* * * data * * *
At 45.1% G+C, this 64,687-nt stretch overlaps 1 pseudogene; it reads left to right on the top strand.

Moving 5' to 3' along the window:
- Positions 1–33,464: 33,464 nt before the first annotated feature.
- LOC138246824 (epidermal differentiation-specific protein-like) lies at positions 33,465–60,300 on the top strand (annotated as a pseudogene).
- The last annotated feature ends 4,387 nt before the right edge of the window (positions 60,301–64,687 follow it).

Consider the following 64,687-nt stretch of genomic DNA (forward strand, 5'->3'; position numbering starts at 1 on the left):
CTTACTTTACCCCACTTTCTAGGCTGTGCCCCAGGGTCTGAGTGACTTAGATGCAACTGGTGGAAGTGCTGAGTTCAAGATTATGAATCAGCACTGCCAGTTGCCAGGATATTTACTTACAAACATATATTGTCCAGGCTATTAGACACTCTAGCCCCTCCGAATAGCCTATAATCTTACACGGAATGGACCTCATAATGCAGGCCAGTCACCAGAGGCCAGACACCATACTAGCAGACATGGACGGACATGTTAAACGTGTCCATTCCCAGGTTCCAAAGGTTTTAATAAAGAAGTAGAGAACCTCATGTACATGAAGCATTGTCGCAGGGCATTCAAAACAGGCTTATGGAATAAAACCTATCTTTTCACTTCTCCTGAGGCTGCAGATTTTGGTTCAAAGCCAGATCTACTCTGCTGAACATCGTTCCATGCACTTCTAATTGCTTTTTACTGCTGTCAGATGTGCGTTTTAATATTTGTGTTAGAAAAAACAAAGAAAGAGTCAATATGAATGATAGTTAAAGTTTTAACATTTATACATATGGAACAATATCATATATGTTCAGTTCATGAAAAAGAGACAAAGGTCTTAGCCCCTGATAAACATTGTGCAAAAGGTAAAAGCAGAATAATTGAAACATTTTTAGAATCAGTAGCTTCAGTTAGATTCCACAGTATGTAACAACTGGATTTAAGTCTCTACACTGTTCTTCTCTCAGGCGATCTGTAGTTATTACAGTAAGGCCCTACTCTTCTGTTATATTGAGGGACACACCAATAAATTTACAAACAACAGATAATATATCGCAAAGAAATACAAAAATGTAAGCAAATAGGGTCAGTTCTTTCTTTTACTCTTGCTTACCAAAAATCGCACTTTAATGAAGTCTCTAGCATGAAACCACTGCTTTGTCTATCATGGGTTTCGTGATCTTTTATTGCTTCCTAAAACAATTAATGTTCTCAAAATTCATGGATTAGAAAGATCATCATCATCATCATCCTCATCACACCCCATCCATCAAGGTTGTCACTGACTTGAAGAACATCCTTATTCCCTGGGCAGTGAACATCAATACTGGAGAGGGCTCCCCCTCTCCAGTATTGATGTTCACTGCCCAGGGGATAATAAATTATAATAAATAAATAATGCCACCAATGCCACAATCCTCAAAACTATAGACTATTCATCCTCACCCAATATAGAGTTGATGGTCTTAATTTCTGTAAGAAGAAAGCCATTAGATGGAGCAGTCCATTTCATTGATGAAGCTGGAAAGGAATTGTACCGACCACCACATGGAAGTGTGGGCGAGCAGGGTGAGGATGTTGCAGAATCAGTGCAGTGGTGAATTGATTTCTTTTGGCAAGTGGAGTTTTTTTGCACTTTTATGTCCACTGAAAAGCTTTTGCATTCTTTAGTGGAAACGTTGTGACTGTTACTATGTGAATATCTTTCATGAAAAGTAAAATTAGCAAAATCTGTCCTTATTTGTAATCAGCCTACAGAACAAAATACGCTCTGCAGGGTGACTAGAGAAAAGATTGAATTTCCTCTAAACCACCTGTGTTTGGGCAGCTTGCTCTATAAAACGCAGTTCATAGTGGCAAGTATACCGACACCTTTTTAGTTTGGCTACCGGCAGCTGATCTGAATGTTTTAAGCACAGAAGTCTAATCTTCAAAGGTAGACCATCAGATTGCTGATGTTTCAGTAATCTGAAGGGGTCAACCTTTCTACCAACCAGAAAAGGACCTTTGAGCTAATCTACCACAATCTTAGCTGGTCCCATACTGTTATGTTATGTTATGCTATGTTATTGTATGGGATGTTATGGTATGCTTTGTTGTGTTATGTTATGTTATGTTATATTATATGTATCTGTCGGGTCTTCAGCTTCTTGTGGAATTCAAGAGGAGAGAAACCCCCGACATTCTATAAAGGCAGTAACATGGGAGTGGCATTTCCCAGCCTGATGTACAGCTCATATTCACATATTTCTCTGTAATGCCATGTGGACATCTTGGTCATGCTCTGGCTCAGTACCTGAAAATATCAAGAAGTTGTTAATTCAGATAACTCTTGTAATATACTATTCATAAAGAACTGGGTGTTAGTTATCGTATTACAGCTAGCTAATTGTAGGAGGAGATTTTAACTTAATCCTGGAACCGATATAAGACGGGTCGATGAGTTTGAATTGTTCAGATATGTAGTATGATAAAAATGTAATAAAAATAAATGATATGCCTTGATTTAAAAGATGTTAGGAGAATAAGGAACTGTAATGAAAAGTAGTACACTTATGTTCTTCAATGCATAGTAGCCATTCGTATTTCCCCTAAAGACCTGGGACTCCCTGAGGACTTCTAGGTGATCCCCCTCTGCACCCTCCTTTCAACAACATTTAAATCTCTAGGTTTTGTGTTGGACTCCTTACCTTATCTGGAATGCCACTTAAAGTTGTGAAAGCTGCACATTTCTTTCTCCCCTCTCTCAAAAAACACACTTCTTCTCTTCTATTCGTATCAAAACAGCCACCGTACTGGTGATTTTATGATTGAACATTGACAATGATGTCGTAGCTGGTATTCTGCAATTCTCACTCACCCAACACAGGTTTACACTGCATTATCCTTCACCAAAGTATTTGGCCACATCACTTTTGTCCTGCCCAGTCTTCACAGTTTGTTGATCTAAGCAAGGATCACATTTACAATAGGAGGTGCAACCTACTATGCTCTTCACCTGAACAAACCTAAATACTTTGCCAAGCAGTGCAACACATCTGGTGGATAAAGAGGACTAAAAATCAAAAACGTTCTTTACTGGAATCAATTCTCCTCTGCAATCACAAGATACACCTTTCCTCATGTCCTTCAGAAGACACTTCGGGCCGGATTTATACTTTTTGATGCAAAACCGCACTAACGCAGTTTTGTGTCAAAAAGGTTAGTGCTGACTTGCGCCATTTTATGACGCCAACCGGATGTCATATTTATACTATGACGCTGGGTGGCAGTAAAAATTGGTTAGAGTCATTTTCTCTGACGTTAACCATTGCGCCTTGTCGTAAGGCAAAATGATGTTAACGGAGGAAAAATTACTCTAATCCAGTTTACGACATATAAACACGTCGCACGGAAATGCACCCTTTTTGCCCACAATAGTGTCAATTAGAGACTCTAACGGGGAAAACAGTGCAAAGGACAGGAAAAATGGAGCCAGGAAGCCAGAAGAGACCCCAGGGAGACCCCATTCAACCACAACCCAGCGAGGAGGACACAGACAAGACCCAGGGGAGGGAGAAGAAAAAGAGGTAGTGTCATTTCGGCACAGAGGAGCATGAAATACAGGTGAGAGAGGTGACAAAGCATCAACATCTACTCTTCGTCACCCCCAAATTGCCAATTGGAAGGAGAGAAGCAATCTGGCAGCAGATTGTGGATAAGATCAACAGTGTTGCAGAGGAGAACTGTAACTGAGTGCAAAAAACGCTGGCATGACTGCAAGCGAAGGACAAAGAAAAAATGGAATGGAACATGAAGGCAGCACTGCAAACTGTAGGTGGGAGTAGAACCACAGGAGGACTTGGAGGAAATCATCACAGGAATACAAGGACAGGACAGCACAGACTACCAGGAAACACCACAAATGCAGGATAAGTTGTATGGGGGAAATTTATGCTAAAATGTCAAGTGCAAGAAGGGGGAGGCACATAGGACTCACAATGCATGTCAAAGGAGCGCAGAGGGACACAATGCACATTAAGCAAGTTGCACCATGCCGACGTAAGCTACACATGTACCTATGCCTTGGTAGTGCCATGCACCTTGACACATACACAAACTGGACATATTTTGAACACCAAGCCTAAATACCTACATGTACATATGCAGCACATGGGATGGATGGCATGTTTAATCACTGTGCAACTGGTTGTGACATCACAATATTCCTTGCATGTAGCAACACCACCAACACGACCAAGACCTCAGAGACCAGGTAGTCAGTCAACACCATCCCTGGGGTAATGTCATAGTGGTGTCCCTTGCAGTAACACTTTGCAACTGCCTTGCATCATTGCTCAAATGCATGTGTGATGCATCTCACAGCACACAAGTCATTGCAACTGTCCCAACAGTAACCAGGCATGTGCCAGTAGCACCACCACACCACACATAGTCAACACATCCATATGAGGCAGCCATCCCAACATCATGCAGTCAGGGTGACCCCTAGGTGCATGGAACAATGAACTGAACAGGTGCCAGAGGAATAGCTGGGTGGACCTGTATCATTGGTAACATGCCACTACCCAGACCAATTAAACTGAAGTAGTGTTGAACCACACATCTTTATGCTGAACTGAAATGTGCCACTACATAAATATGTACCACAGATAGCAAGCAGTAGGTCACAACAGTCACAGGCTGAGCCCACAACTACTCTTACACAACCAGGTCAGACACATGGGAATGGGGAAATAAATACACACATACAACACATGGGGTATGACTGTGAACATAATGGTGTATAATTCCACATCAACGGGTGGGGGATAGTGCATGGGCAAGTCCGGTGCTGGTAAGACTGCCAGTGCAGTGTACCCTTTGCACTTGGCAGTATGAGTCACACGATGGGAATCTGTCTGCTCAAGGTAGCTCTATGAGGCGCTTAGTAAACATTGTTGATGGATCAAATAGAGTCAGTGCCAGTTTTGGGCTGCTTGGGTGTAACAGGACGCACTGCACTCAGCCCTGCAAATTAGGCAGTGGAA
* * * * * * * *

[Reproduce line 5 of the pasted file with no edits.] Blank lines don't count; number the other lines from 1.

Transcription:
- The last annotated feature ends 4,387 nt before the right edge of the window (positions 60,301–64,687 follow it).